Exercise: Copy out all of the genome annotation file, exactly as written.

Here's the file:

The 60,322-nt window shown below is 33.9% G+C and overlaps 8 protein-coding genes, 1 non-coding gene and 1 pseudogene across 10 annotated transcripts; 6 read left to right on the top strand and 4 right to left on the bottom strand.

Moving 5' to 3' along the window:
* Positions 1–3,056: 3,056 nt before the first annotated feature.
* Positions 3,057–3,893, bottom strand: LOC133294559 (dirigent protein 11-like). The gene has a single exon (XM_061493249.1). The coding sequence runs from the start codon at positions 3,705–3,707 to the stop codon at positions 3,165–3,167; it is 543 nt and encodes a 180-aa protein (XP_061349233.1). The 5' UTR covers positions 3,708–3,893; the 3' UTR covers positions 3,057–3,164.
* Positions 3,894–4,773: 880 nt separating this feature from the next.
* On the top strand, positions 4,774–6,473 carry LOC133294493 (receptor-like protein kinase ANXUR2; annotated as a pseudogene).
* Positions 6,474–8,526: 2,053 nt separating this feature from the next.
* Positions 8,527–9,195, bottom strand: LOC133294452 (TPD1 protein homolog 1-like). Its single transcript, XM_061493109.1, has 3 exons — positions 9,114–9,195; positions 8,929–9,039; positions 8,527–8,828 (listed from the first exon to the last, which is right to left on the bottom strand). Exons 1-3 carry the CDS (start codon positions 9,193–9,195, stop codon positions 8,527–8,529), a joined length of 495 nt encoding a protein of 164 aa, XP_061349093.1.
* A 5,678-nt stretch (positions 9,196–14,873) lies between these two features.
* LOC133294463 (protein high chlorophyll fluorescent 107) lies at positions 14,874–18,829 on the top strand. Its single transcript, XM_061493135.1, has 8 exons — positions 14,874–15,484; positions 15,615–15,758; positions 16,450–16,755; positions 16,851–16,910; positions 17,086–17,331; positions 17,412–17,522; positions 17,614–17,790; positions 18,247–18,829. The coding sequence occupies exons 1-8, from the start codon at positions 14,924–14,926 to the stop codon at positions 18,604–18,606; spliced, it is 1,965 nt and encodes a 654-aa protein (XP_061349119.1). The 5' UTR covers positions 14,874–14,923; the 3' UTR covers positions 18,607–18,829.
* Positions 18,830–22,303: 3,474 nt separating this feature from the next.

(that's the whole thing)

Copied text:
The 60,322-nt window shown below is 33.9% G+C and overlaps 8 protein-coding genes, 1 non-coding gene and 1 pseudogene across 10 annotated transcripts; 6 read left to right on the top strand and 4 right to left on the bottom strand.

Moving 5' to 3' along the window:
* Positions 1–3,056: 3,056 nt before the first annotated feature.
* Positions 3,057–3,893, bottom strand: LOC133294559 (dirigent protein 11-like). The gene has a single exon (XM_061493249.1). The coding sequence runs from the start codon at positions 3,705–3,707 to the stop codon at positions 3,165–3,167; it is 543 nt and encodes a 180-aa protein (XP_061349233.1). The 5' UTR covers positions 3,708–3,893; the 3' UTR covers positions 3,057–3,164.
* Positions 3,894–4,773: 880 nt separating this feature from the next.
* On the top strand, positions 4,774–6,473 carry LOC133294493 (receptor-like protein kinase ANXUR2; annotated as a pseudogene).
* Positions 6,474–8,526: 2,053 nt separating this feature from the next.
* Positions 8,527–9,195, bottom strand: LOC133294452 (TPD1 protein homolog 1-like). Its single transcript, XM_061493109.1, has 3 exons — positions 9,114–9,195; positions 8,929–9,039; positions 8,527–8,828 (listed from the first exon to the last, which is right to left on the bottom strand). Exons 1-3 carry the CDS (start codon positions 9,193–9,195, stop codon positions 8,527–8,529), a joined length of 495 nt encoding a protein of 164 aa, XP_061349093.1.
* A 5,678-nt stretch (positions 9,196–14,873) lies between these two features.
* LOC133294463 (protein high chlorophyll fluorescent 107) lies at positions 14,874–18,829 on the top strand. Its single transcript, XM_061493135.1, has 8 exons — positions 14,874–15,484; positions 15,615–15,758; positions 16,450–16,755; positions 16,851–16,910; positions 17,086–17,331; positions 17,412–17,522; positions 17,614–17,790; positions 18,247–18,829. The coding sequence occupies exons 1-8, from the start codon at positions 14,924–14,926 to the stop codon at positions 18,604–18,606; spliced, it is 1,965 nt and encodes a 654-aa protein (XP_061349119.1). The 5' UTR covers positions 14,874–14,923; the 3' UTR covers positions 18,607–18,829.
* Positions 18,830–22,303: 3,474 nt separating this feature from the next.